"ibmmx" is an acronym for "IdeaBlade Model Metadata Xml"

The DevForce build process gives your metadata files their proper names and includes them as embedded resources of your projects.

Because you may move files around on your own, it may be helpful to know the rules:

  • The metadata file extension must be ".ibmmx".  DevForce will search for metadata files by this extension only.

  • The name of the generated metadata file will be the same as the DataSourceKeyName for the model.  If your project had a DbContext named ProductDbContext without a DataSourceKeyNameAttribute, the metadata file would be named ProductDbContext.ibmmx.  If you're using a DataSourceKeyNameAttribute named "CodeFirstWalk", then the metadata file would be named CodeFirstWalk.ibmmx.

  • The metadata file must be included in the project as an embedded resource.

Once created, an .ibmmx file will not be re-created until your model changes.

It is always safe to delete a metadata file and re-generate it in the next build. In fact, that can be a useful sanity check when things seem amiss. The DevForce build process detects that the file is missing and re-generates it. If you don't see the new ".ibmmx" file, you know that metadata generation failed; you should look at the Visual Studio output window for messages that explain why.

Metadata file and source control

The ibmmx metadata file is a generated file and is not editable. It is intimately tied to the model itself; if you change the model and the ibmmx independently you will cause errors that could be very hard to explain or debug.  

Yes, multiple people can evolve the model independently. But they have to share the ibmmx file. We recommend the following procedure to all model developers:

  • update the model from source control
  • make your model changes
  • build to regenerate the ibmmx
  • update from source control again for safety
  • if update changed anything, re-build to regenerate the ibmmx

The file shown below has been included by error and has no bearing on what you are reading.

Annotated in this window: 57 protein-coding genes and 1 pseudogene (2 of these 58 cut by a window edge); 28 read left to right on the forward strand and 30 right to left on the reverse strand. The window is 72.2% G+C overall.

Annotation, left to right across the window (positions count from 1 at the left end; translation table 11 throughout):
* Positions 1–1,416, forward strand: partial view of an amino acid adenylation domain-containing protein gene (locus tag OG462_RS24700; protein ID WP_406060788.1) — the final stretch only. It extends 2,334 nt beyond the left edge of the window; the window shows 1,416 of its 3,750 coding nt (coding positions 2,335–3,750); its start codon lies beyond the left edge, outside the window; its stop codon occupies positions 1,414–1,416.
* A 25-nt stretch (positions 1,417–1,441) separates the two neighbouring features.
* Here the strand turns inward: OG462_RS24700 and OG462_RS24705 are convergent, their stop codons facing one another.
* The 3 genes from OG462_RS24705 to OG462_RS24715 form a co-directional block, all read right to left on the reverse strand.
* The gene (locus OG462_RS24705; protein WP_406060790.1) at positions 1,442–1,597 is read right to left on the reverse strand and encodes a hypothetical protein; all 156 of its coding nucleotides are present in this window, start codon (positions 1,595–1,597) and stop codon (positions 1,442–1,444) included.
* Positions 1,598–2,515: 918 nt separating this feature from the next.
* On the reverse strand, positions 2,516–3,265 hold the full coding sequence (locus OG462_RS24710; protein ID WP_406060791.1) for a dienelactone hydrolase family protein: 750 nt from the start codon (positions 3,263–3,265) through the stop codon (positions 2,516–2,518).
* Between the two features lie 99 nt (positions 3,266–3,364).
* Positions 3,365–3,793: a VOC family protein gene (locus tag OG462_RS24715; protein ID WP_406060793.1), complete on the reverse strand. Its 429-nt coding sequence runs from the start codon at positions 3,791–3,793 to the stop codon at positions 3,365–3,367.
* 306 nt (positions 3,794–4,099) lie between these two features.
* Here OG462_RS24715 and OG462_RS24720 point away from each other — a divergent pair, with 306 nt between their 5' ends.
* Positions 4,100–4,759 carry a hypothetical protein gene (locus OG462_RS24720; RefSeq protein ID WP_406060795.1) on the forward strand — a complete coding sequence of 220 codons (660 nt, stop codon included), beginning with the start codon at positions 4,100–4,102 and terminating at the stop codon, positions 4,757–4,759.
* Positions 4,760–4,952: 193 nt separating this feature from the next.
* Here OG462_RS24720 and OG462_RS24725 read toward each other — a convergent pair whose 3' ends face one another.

• checkin both your model changes and the revised ibmmx

When using source control (as surely you do), please take care to prevent merging of the repository ibmmx with your working copy of the ibmmx. Usually you can configure your source control system to treat an ibmmx file as a binary (non-merged) file type.

A conflicted ibmmx file will fail at runtime and you cannot easily resolve the conflict by hand; don't try. If you encounter a conflict, simply delete the ibmmx and re-generate it by re-building the project. 

Metadata in Silverlight

You need entity metadata in your Silverlight project but you don't generate metadata there.

Instead, you link to each metadata ".ibmmx" file in the full .NET project - just as you link to the entity class and EntityManager(s) source code files. Then you build the model-cum-metadata in your Silverlight project which compiles the original source code with reference to Silverlight assemblies. 

DevForce will attempt to automatically link generated .ibmmx files to a Silverlight project, but as with code files, you may have to manually set the file linkages if DevForce is unable to determine an appropriate linked project.

The linked .ibmmx files should have a Build Action of embedded resource in your Silverlight project.

Be sure to rebuild your Silverlight project whenever the metadata file changes.  When the metadata file changes DevForce is able to detect the change and automatically rebuild the .NET project holding the model, but can't do this for the linked Silverlight project.  To ensure that the Silverlight assembly contains an embedded resource for the modified .ibmmx file, always build it after making any model changes.

The metadata generation process